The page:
John Clement (physician)

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John Clement (born in Yorkshire about 1500; died 1 July 1572, in the Blocstrate, St. John's parish, Mechlin) was an English Roman Catholic physician and humanist. He was tutor to Thomas More's children, and became President of the College of Physicians.


He was educated at St. Paul's School and Oxford. Thomas More admitted Clement as one of his household to help in the education of his children and to assist him in linguistic studies.

In 1519 we find Clement at Corpus Christi College, Oxford, when Cardinal Wolsey constituted him the Rhetoric Reader in the university; later he became professor of Greek there. About 1526 he married the daughter of a Norfolk gentleman, Margaret Giggs, who lived and studied with More's family; she had been adopted by More.[1][2]

Applying himself to the study of medicine, he was admitted a Fellow of the College of Physicians (1 February 1528), and was chosen by Henry VIII to attend Wolsey when the latter was dangerously ill at Esher (1529). He was consiliarius of the college from 1529 to 1531, in 1547, and again from 1556 to 1558. He held the office of president in 1544, and that of censor in 1555.

After the accession of Edward VI of England he retired to Louvain to escape persecution for his Catholicism; he was exempted from the general pardon granted by Edward. He returned to England in Mary Tudor's reign and practised his profession in Essex, but fled abroad again when Elizabeth of England came to the throne.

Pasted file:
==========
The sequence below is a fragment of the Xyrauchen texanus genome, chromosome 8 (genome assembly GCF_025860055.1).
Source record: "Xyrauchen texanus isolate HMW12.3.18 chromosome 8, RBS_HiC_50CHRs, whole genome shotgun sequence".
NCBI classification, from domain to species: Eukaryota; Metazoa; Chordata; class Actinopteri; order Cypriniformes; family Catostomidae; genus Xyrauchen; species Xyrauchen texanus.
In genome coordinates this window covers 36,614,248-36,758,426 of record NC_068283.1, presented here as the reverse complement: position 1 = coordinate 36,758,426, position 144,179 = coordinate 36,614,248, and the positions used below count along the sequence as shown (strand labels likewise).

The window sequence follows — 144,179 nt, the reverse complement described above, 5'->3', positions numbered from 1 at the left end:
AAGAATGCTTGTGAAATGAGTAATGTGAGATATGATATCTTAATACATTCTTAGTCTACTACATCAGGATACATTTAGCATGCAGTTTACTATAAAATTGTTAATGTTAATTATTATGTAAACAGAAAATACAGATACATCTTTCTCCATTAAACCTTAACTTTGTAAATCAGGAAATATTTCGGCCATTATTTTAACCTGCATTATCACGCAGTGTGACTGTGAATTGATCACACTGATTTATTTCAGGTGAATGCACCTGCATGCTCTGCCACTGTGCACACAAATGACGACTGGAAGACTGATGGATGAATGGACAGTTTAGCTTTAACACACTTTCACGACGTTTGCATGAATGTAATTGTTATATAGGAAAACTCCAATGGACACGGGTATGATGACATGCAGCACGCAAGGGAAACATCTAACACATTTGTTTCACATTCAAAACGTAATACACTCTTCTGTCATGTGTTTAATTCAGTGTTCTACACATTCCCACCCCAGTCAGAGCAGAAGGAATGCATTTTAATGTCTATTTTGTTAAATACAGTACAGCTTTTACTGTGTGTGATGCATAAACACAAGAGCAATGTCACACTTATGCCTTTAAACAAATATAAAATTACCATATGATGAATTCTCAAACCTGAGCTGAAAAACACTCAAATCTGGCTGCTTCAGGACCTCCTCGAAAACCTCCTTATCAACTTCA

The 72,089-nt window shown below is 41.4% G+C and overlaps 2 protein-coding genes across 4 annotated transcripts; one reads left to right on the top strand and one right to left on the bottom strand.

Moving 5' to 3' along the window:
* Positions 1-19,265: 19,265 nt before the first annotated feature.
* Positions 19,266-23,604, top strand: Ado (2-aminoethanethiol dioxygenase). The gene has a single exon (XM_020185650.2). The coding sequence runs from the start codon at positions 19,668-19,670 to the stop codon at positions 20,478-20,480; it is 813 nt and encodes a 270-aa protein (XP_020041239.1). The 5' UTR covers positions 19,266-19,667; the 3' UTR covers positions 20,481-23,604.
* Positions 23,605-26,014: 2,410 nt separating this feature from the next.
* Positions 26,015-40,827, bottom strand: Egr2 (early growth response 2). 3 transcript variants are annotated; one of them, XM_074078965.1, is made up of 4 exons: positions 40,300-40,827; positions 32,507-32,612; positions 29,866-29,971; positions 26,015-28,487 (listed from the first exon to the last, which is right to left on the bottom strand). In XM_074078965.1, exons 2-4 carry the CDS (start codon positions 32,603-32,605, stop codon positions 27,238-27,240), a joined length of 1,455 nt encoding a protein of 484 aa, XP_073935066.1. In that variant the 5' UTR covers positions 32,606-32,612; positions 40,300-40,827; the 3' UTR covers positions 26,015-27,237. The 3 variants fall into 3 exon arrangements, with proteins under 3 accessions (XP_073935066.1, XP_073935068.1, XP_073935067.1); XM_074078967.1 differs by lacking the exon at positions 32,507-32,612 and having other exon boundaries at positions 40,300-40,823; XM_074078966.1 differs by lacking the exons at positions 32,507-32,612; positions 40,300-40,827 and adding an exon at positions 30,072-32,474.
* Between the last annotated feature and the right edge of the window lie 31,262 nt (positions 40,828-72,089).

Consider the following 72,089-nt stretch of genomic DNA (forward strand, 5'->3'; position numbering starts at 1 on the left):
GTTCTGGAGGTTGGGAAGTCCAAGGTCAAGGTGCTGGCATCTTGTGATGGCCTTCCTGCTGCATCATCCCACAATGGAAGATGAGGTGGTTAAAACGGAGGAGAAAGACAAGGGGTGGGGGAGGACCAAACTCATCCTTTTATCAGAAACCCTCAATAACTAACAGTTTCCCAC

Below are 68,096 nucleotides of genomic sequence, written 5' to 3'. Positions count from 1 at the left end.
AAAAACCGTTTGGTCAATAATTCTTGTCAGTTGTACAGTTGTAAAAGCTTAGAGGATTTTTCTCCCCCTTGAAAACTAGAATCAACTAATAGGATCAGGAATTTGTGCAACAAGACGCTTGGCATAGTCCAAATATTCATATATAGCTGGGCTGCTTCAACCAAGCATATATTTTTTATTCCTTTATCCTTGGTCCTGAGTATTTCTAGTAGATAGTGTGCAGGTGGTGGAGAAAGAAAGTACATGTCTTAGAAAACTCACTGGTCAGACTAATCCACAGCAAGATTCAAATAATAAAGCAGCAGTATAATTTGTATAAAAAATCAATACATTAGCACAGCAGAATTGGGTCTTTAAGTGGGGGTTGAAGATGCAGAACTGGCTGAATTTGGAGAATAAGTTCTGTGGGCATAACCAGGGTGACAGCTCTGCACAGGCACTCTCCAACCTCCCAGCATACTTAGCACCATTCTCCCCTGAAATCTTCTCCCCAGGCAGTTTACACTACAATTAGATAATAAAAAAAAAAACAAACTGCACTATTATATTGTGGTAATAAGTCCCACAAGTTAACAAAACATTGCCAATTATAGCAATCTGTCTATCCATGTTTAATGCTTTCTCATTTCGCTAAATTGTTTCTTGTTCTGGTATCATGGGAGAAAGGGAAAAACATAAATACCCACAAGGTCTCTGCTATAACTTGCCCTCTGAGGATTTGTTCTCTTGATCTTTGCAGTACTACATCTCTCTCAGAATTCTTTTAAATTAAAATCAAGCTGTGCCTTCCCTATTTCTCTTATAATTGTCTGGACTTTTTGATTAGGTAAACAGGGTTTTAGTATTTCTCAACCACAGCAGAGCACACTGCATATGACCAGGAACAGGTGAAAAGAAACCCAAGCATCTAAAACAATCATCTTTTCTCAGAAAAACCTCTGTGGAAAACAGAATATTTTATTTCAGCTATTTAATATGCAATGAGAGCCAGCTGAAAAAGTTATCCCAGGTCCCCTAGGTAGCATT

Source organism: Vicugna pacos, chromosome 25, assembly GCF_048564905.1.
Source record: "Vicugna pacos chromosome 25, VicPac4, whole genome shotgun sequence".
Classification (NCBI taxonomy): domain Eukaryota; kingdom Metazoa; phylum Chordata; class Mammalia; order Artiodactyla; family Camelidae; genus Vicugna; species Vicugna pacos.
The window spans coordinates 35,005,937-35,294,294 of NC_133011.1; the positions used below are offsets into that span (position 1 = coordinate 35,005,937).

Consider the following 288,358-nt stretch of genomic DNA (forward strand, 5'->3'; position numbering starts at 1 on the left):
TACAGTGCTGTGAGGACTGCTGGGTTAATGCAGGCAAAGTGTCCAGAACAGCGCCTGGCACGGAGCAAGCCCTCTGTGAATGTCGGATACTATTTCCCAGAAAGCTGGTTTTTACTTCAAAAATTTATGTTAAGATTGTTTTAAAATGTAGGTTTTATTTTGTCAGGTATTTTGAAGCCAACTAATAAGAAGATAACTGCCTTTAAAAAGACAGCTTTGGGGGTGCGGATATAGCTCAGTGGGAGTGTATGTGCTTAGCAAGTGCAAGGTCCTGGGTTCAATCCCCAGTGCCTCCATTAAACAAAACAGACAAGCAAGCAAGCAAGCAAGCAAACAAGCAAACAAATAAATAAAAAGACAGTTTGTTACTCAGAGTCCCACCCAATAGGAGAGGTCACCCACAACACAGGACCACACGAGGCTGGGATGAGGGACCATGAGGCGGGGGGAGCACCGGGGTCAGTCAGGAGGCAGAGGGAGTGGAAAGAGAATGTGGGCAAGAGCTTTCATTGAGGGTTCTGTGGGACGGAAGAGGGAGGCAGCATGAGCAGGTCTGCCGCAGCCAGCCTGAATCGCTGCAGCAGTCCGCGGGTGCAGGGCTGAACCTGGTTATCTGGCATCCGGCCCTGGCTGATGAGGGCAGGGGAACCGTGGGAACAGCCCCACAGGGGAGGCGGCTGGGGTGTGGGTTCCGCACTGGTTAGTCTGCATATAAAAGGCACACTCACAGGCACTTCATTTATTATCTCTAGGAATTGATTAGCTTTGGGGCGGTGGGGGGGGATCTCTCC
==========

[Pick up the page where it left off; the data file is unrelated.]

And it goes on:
Mechlin was his last place of exile. He lies buried in the cathedral church of St. Rumbold in that city.


He wrote: "Epigrammatum et aliorum carminum liber"; and also translated from Greek into Latin:


  1. ^ Concise Dictionary of National Biography, article Margaret Clement.
  2. ^ "Archived copy". Archived from the original on 4 August 2008. Retrieved 2008-08-26. 


  •  This article incorporates text from a publication now in the public domainHerbermann, Charles, ed. (1913). "John Clement". Catholic Encyclopedia. New York: Robert Appleton.  The entry cites:
    • Charles Dodd, Church History (Brussels, 1737–1742), I, 202;
    • John Pits, De Angliae Scriptoribus (Paris, 1619), 767;
    • Anthony à Wood, Athenae Oxonienses, ed. Bliss (London, 1813–1820), I, 401;
    • Robinson, Registers of St. Paul's School (London, s. d.), 19;
    • Munk, College of Physicians (London, 1878), I, 26.

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